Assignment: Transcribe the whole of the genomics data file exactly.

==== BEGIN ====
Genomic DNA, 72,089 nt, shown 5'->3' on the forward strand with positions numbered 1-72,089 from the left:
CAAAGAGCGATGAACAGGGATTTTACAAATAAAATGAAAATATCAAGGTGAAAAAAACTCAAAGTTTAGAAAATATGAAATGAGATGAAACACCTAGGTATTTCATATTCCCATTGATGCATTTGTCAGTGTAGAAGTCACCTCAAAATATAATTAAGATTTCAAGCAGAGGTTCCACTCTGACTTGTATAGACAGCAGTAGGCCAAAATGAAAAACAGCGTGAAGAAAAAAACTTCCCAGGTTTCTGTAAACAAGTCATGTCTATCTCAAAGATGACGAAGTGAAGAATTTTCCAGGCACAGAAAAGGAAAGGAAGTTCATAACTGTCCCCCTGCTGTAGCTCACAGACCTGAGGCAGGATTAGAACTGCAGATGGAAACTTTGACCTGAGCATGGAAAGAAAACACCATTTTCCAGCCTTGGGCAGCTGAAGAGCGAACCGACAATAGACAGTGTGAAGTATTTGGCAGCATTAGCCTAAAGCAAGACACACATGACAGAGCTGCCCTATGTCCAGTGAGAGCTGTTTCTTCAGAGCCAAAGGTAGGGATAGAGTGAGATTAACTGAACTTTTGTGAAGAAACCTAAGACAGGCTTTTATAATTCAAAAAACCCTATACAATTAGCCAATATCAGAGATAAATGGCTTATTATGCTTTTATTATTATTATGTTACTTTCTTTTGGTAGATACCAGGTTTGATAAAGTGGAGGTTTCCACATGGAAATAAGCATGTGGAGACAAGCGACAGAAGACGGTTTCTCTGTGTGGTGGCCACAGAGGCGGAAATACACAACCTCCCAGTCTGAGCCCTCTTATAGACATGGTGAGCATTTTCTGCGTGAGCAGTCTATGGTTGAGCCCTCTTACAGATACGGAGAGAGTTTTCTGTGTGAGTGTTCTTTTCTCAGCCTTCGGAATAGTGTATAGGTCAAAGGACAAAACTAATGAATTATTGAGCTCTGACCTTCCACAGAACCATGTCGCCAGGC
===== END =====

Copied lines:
Genomic DNA, 72,089 nt, shown 5'->3' on the forward strand with positions numbered 1-72,089 from the left:
CAAAGAGCGATGAACAGGGATTTTACAAATAAAATGAAAATATCAAGGTGAAAAAAACTCAAAGTTTAGAAAATATGAAATGAGATGAAACACCTAGGTATTTCATATTCCCATTGATGCATTTGTCAGTGTAGAAGTCACCTCAAAATATAATTAAGATTTCAAGCAGAGGTTCCACTCTGACTTGTATAGACAGCAGTAGGCCAAAATGAAAAACAGCGTGAAGAAAAAAACTTCCCAGGTTTCTGTAAACAAGTCATGTCTATCTCAAAGATGACGAAGTGAAGAATTTTCCAGGCACAGAAAAGGAAAGGAAGTTCATAACTGTCCCCCTGCTGTAGCTCACAGACCTGAGGCAGGATTAGAACTGCAGATGGAAACTTTGACCTGAGCATGGAAAGAAAACACCATTTTCCAGCCTTGGGCAGCTGAAGAGCGAACCGACAATAGACAGTGTGAAGTATTTGGCAGCATTAGCCTAAAGCAAGACACACATGACAGAGCTGCCCTATGTCCAGTGAGAGCTGTTTCTTCAGAGCCAAAGGTAGGGATAGAGTGAGATTAACTGAACTTTTGTGAAGAAACCTAAGACAGGCTTTTATAATTCAAAAAACCCTATACAATTAGCCAATATCAGAGATAAATGGCTTATTATGCTTTTATTATTATTATGTTACTTTCTTTTGGTAGATACCAGGTTTGATAAAGTGGAGGTTTCCACATGGAAATAAGCATGTGGAGACAAGCGACAGAAGACGGTTTCTCTGTGTGGTGGCCACAGAGGCGGAAATACACAACCTCCCAGTCTGAGCCCTCTTATAGACATGGTGAGCATTTTCTGCGTGAGCAGTCTATGGTTGAGCCCTCTTACAGATACGGAGAGAGTTTTCTGTGTGAGTGTTCTTTTCTCAGCCTTCGGAATAGTGTATAGGTCAAAGGACAAAACTAATGAATTATTGAGCTCTGACCTTCCACAGAACCATGTCGCCAGGC